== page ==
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Photochemical oxidation of dimethylsulphide to dimethylsulphoxide in estuarine and coastal waters

Uher, Günther; Pillans, J. Julian; Hatton, Angela D.; Upstill-Goddard, Robert C.. 2017 Photochemical oxidation of dimethylsulphide to dimethylsulphoxide in estuarine and coastal waters. Chemosphere, 186. 805-816. https://doi.org/10.1016/j.chemosphere.2017.08.050

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Abstract/Summary

Dimethylsulphide (DMS) photo-oxidation and dimethylsulphoxide (DMSO) photoproduction were estimated in 26 laboratory irradiations of coastal samples from NE England (Tyne estuary) and W Scotland (Loch Linnhe and River Nant at Taynuilt). Pseudo-first order rate constants of DMS photo-oxidation (0.038 h−1 to 0.345 h−1) and DMSO photo-production (0.017 h−1 to 0.283 h−1) varied by one order of magnitude and were lowest in the coastal North Sea. Estuarine samples (salinity S < 30) had a mean DMSO yield of 96 ± 16% (n = 14), consistent with 1:1 M conversion via photosensitised oxidation by singlet oxygen. Photochemical rate constants were strongly correlated with coloured dissolved organic matter (CDOM) absorption coefficients at 350 nm, a350. Variations in a350 explained 61% (R2 = 0.61, n = 26) and 73% (R2 = 0.73, n = 17) of the variability in DMS photo-oxidation and DMSO production, respectively. However, CDOM normalised photochemical rate constants increased strongly towards coastal waters exhibiting lowest CDOM absorbance, indicating water samples of marine character (S > 30) to be most reactive with respect to DMS photo-oxidation. Estimates of water column averaged DMS photo-oxidation rate constants, obtained by scaling to mean daily irradiance (July, NE England) and mid-UV underwater irradiance, were 0.012 d−1, 0.019 d−1, and 0.017 d−1 for upper estuary (S < 20), lower estuary (20 < S < 30) and coastal waters (S > 30), at the lower end of previous observations. Comparing our water column averaged DMS photo-oxidation rate constants with estimated DMS losses via air-sea gas exchange and previously reported biological consumption implies that DMS photochemical removal is of only minor importance in our study area.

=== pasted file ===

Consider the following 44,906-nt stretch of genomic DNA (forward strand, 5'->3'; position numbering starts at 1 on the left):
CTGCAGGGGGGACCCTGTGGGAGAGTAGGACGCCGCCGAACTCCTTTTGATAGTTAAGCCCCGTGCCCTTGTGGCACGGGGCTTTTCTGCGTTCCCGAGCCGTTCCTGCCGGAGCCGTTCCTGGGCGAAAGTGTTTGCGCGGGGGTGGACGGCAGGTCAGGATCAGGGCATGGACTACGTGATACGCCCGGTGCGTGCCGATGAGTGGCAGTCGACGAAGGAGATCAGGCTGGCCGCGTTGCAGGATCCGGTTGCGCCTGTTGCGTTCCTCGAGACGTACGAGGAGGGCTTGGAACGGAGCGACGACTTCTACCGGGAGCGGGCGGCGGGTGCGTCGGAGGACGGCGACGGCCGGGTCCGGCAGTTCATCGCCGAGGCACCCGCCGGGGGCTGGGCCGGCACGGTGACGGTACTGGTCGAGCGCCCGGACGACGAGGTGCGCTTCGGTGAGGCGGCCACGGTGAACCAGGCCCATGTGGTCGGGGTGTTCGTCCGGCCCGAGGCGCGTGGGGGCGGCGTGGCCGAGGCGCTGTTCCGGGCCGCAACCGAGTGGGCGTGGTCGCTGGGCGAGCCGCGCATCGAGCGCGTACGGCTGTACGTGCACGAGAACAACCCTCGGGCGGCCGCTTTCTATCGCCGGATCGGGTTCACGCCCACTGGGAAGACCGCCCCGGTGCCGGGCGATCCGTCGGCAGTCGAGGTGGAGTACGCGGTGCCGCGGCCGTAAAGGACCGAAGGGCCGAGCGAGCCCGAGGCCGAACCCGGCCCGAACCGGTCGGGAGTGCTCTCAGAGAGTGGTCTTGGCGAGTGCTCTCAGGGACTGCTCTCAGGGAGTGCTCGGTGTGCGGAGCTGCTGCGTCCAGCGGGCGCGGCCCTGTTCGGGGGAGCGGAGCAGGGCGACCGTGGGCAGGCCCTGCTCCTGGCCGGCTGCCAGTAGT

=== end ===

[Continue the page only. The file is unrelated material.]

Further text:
Item Type: Publication - Article
Digital Object Identifier (DOI): https://doi.org/10.1016/j.chemosphere.2017.08.050
ISSN: 00456535
Date made live: 03 Nov 2017 11:45 +0 (UTC)
URI: http://nora.nerc.ac.uk/id/eprint/518204

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